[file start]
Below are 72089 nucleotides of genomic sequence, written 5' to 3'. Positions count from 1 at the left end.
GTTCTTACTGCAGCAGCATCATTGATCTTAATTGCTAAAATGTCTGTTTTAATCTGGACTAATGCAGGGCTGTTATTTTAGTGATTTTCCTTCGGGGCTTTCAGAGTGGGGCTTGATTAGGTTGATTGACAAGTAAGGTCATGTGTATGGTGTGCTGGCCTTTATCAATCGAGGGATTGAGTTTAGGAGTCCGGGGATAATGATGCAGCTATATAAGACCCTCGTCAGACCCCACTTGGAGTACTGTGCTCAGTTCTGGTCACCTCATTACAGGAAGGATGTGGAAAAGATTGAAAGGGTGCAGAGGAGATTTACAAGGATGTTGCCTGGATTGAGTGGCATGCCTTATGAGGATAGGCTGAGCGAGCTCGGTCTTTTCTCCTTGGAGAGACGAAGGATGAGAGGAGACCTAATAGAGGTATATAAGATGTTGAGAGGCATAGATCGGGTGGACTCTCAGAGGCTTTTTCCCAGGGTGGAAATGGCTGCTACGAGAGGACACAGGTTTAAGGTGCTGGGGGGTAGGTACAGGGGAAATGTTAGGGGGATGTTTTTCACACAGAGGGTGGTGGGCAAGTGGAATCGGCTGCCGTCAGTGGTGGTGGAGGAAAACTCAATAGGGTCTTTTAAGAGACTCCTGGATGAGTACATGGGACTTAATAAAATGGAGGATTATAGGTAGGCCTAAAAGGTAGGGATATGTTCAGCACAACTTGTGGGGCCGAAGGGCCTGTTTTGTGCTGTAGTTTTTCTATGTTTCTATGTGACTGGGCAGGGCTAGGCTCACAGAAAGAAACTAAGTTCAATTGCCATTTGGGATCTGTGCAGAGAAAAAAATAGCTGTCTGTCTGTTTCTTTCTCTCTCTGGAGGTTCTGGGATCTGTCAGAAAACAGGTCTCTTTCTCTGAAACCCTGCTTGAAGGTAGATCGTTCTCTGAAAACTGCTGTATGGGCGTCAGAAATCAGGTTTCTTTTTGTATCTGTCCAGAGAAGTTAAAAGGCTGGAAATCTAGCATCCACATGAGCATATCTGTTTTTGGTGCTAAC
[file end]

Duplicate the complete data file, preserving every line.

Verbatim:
Below are 72089 nucleotides of genomic sequence, written 5' to 3'. Positions count from 1 at the left end.
GTTCTTACTGCAGCAGCATCATTGATCTTAATTGCTAAAATGTCTGTTTTAATCTGGACTAATGCAGGGCTGTTATTTTAGTGATTTTCCTTCGGGGCTTTCAGAGTGGGGCTTGATTAGGTTGATTGACAAGTAAGGTCATGTGTATGGTGTGCTGGCCTTTATCAATCGAGGGATTGAGTTTAGGAGTCCGGGGATAATGATGCAGCTATATAAGACCCTCGTCAGACCCCACTTGGAGTACTGTGCTCAGTTCTGGTCACCTCATTACAGGAAGGATGTGGAAAAGATTGAAAGGGTGCAGAGGAGATTTACAAGGATGTTGCCTGGATTGAGTGGCATGCCTTATGAGGATAGGCTGAGCGAGCTCGGTCTTTTCTCCTTGGAGAGACGAAGGATGAGAGGAGACCTAATAGAGGTATATAAGATGTTGAGAGGCATAGATCGGGTGGACTCTCAGAGGCTTTTTCCCAGGGTGGAAATGGCTGCTACGAGAGGACACAGGTTTAAGGTGCTGGGGGGTAGGTACAGGGGAAATGTTAGGGGGATGTTTTTCACACAGAGGGTGGTGGGCAAGTGGAATCGGCTGCCGTCAGTGGTGGTGGAGGAAAACTCAATAGGGTCTTTTAAGAGACTCCTGGATGAGTACATGGGACTTAATAAAATGGAGGATTATAGGTAGGCCTAAAAGGTAGGGATATGTTCAGCACAACTTGTGGGGCCGAAGGGCCTGTTTTGTGCTGTAGTTTTTCTATGTTTCTATGTGACTGGGCAGGGCTAGGCTCACAGAAAGAAACTAAGTTCAATTGCCATTTGGGATCTGTGCAGAGAAAAAAATAGCTGTCTGTCTGTTTCTTTCTCTCTCTGGAGGTTCTGGGATCTGTCAGAAAACAGGTCTCTTTCTCTGAAACCCTGCTTGAAGGTAGATCGTTCTCTGAAAACTGCTGTATGGGCGTCAGAAATCAGGTTTCTTTTTGTATCTGTCCAGAGAAGTTAAAAGGCTGGAAATCTAGCATCCACATGAGCATATCTGTTTTTGGTGCTAAC